The last act of the day I saw was Example, an act I wasn't looking forward to as I saw him at T In The Park last year and thought his vocals were absolutely dreadful but he has improved drastically. He encouraged the crowd to scream louder, jump higher and dance harder by doing all three himself with endless energy. His stage set up was probably one of the most impressive I've seen, including colourful lasers that created wave patterns in the night sky creating a picturesque image in front of Loch Ness. A perfect end to the Saturday!
Having never been to Rockness, I didn’t have any idea of what to expect, putting aside the fact I’m positive I drove through The Shire on the way here and the 2 hour wait just to pick up my parking ticket from the box office (handsome boy but only capable of serving one customer every 20 minutes) you walk through the entrance to a beautiful landscape. It’s magical, breathtaking, no other words can describe it. You have the main stage lit up with lights and lasers from every direction, an explosion of light and in the background sits the Loch Ness, still, untouched by the noise and a complete contrast to the foreground (I’m now talking about the couple that walked in front of me groping one another and slowly destroying any innocence I once had).
Ellie Goulding, she has such control over her voice it doesn’t differ that much from her recordings. Although something you don’t get to see listening to her songs on the radio/television etc is this awkward bopping thing she does, with a foot stomp here and there. It gives us mere mortal girls a hope that maybe, if we too embrace our inner awkward we can roll about a bed with Calvin Harris like she does in her latest video for “I Need Your Love”.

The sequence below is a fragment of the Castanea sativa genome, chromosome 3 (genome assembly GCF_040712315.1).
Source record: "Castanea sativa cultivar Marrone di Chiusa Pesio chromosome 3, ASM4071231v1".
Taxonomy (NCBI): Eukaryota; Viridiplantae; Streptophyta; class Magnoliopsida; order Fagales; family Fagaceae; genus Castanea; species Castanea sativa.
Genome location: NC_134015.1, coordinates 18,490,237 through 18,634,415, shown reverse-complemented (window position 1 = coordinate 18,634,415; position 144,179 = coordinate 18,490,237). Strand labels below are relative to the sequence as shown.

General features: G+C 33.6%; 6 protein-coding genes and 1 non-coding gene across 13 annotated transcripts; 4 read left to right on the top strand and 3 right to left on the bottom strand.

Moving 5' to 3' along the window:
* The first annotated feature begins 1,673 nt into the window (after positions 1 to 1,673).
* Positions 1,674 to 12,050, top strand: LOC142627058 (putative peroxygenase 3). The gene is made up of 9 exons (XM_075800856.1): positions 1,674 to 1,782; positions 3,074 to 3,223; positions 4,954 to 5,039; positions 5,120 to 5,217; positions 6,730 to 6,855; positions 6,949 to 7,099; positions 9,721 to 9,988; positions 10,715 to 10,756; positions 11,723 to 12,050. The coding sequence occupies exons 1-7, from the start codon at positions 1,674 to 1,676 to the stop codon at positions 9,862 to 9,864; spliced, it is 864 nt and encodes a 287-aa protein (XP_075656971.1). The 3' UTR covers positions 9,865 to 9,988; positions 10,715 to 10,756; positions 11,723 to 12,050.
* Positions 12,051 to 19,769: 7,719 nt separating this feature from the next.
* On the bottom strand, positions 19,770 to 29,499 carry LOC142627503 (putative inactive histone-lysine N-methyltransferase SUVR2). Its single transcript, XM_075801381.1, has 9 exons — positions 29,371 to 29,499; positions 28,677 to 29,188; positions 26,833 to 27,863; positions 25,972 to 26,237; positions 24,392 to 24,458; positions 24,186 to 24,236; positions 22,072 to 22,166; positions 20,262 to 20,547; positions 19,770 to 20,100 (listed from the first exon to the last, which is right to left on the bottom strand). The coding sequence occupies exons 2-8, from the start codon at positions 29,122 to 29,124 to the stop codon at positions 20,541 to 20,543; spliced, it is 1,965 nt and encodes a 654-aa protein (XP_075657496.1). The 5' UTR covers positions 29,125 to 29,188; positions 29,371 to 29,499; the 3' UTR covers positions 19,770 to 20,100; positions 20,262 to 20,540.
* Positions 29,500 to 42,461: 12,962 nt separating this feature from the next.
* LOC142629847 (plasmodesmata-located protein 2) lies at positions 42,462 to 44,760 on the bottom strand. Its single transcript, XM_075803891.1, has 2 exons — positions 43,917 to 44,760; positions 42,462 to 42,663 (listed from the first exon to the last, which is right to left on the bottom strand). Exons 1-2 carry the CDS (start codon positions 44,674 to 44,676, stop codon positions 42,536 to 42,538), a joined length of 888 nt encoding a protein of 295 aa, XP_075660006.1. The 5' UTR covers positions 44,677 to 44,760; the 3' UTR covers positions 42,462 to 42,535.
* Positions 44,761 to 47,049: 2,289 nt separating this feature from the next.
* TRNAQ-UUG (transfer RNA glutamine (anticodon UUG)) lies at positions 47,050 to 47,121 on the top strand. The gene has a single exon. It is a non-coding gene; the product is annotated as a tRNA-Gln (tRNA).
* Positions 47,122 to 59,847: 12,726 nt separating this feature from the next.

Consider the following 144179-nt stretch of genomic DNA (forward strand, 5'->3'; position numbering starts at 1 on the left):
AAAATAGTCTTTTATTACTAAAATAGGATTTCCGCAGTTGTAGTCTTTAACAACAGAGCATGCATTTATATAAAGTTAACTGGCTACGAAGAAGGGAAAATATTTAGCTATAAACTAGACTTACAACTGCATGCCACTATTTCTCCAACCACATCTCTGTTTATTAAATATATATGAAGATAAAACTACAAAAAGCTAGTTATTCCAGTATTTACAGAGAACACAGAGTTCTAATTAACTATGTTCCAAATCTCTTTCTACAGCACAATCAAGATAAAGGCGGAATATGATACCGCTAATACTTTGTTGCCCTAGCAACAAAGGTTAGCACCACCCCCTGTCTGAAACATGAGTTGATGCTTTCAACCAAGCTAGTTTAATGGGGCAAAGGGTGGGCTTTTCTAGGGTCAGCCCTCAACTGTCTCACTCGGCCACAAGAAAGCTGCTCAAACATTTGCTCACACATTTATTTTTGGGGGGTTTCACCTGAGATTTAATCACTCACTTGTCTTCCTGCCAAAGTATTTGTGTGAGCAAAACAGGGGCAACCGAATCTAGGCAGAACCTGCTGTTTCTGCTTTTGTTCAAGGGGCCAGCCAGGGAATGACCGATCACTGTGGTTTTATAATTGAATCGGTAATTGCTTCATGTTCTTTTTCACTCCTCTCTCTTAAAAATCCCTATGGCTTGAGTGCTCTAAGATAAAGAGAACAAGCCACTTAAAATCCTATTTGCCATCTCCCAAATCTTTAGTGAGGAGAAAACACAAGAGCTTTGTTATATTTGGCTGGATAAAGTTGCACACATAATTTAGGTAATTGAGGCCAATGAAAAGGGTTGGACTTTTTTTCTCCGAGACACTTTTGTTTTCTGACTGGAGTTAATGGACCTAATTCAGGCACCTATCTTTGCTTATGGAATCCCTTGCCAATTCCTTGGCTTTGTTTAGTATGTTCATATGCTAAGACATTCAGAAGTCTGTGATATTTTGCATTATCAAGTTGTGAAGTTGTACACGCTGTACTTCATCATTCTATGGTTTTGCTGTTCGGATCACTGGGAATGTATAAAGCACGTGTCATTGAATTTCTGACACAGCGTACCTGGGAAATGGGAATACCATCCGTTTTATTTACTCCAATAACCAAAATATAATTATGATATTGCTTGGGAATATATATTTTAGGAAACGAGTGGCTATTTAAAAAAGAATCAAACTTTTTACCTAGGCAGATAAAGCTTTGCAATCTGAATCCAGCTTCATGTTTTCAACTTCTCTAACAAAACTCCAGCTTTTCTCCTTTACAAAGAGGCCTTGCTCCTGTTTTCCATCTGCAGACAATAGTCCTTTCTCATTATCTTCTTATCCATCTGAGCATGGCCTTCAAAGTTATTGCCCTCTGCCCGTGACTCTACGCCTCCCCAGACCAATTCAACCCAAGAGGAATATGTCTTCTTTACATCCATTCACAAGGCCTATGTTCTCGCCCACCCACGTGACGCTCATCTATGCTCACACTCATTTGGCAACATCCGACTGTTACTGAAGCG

I’ve never been a huge fan of the Vaccines, I’ve never really given much time to listen to their music but their live performance did sway me, or maybe it was the drunken Loch Ness monster jumping up and down with his cider next to me that changed my mind, I really don’t know BUT I did enjoy their performance thoroughly.
My main highlight of Friday has to be Basement Jaxx, although slightly envious that I will never be able to pull off such colourful hair as the two women who joined them on stage to sing or the fact I’ll never be able to dance like them (I did attempt. Unfortunate to all standing behind me.) I could easily say after seeing Basement Jaxx live I would much rather pay to see one of their concerts than ANY big DJ at the moment. Nobody has the groove that these guys have. I said groove, my Mum doesn’t even say groove. I apologise. I can’t even find an appropriate word I’m still in such a trance. Please go see these guys live and you’ll understand.
The atmosphere at Rockness goes from chilled out (or passed out if you’re next to the Jagermeister van), to people climbing on sweaty, soggy shoulders and screaming as loud as they possibly can. There are people of all different ages, older couples lounging on the grass hill with their Ice Cream taking in the breathtaking view of the Loch Ness then groups of young friends bouncing around and singing with sheer joy. The site isn’t too large, so you can’t loose anyone for more than five minutes but it’s big enough you can go to one stage without the other stage’s music interfering. This festival has the perfect balance. If the thought of coming to Rockness, tomorrow (Saturday 8th) or Sunday has crossed your mind then you need to stop thinking and GET HERE NOW! The weather forecast for the next two days is meant to be phenomenal. See the link.